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Here's a recap of the latest developments on the health reform front, along with some helpful resources and story ideas for your community.

March 21, 2010, 10 p.m. PST

Barbara Feder Ostrov's picture

You have it all planned out ahead of what may be this weekend's crucial vote on health reform, right?

You carefully lined up your uninsured folks, community health advocates, Congressional delegates, doctors, local tea party members and hospital executives: all are on speed dial and waiting for your call over the weekend. Right?

Well, kudos to those of you who had time to prepare. If you didn't, here are some last-minute resources and ideas that may help you out this weekend:

Barbara Feder Ostrov's picture

Media coverage of health care quality often hinges on a doctor's personality, rather than measured quality outcomes. Here's a quick primer for journalists looking to do better reporting.

darshaksanghavi's picture

Insurance companies starting to approve medical tourism

Our take on the Robert Wood Johnson county health rankings

Portland churches respond after Tribune story, "O Father Where Art Thou."

Churches traditionally have helped provide services to the homeless. Are they stepping up in a time of need?

Even a doctor with dead patients in his past can find startup capital.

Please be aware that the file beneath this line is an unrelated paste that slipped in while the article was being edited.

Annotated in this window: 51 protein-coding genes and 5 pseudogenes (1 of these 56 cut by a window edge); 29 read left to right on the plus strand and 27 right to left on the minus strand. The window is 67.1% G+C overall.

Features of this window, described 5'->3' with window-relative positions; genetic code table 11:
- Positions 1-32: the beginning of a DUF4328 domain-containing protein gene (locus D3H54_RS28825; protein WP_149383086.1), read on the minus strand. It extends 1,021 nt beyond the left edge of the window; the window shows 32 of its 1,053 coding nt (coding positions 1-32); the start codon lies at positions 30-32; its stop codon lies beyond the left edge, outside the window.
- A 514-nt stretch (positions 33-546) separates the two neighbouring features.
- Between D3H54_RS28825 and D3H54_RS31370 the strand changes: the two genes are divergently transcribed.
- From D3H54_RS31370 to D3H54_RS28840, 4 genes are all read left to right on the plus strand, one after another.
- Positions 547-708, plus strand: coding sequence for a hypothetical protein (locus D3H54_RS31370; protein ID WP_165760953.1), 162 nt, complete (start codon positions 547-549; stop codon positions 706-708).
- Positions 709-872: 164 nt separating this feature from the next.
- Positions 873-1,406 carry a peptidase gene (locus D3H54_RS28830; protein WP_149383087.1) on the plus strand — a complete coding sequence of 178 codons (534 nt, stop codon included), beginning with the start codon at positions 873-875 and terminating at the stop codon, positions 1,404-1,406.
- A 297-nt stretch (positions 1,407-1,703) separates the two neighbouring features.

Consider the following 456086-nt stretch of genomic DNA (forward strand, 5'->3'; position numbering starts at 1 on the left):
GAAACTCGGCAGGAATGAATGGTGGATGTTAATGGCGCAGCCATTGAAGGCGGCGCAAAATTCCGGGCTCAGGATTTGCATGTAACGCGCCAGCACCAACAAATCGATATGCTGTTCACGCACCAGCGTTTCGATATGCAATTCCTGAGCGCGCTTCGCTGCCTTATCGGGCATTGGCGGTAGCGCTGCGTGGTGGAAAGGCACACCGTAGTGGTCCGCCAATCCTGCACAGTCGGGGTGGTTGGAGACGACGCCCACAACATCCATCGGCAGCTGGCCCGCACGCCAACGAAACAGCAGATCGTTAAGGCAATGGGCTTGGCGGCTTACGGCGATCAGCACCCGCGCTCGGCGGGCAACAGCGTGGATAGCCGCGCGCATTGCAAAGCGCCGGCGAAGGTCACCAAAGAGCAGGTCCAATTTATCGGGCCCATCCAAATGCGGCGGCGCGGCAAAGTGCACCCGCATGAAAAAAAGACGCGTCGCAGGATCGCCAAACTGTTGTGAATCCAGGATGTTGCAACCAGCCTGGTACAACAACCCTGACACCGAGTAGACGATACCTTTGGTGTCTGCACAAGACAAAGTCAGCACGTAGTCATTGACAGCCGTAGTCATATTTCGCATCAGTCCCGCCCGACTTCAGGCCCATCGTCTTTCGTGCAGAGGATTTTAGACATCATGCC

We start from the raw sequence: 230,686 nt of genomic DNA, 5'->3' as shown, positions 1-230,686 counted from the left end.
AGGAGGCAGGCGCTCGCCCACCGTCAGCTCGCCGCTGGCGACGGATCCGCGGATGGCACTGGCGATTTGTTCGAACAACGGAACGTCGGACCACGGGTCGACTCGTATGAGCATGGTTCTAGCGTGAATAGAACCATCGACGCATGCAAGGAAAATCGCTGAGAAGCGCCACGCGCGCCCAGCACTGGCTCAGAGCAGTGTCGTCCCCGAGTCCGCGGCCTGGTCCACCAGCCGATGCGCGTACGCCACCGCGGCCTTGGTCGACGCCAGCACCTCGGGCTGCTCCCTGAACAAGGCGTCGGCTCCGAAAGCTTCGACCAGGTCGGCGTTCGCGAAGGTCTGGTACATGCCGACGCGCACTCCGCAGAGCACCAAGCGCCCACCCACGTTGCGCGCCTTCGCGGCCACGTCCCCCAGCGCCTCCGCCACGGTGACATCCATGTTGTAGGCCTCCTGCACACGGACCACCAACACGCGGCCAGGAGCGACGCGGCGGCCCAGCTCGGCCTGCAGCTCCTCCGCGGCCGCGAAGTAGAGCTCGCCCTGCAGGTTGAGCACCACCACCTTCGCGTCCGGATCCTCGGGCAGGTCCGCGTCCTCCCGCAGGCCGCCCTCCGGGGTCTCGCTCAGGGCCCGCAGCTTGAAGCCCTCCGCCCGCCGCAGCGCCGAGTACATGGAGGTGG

When Dr. Andrew Rutland was trying to set up shop in the old "Modern Woman's Clinic" building in Chula Vista, he tapped a friend for a loan: Dr. W. Constantine Mitchell.

According to records from the California Office of Administrative Hearings, where Rutland's case before the medical board is currently being heard, Mitchell loaned Rutland $50,000 to help him start his practice.

William Heisel's picture

A Crisis in Caring: California's School Nursing Shortage focuses on the critical shortage of school nurses in Northern California, and its impact on students, teachers, parents and whole communities. California's top leaders, local physicians and students with chronic illnesses weigh in on the crisis.

Kelly Peterson's picture

When her doctor told her she was a borderline diabetic, Rose Morales took the warning seriously. The 50-year-old Ventura woman had seen what diabetes had done to her relatives.

Valentine's Day should be a national holiday. Until it is, most of us have to work Feb. 14 every year and tango with our valentines at night.

Pity poor Dr. Amanda Waugh then.

She couldn't even look forward to a nice dinner and a long conversation about the plays of Tony Kushner over chocolate soufflé, because on Valentine's Day in 2009, she was stuck with the night shift at the La Palma Intercommunity Hospital's emergency room south of Los Angeles.

William Heisel's picture

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The USC Center for Health Journalism at the Annenberg School for Communication and Journalism is seeking two Engagement Editors to serve as thought leaders in one of the most innovative and rewarding arenas in journalism today – “engaged reporting” that puts the community at the center of the reporting process. Learn more about the positions and apply to join our team.

Let us support your next ambitious health reporting project through our National Fellowship program. Apply today.

Nowhere was the massive COVID wave of winter 2021 more devastating than in America’s nursing homes, where 71,000 residents died in the surge. In this webinar, we’ll hear from the lead reporter in the USA Today series "Dying for Care," who will show how an original data analysis and an exhaustive reporting effort revealed a pattern of unnecessary deaths that compounded the pandemic’s brutal toll. Sign-up here!

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